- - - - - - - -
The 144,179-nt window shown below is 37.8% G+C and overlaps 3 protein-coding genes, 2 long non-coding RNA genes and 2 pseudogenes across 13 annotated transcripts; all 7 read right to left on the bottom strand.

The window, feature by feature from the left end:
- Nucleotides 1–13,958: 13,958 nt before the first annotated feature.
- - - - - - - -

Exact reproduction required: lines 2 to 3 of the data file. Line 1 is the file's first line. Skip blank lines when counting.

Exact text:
The window, feature by feature from the left end:
- Nucleotides 1–13,958: 13,958 nt before the first annotated feature.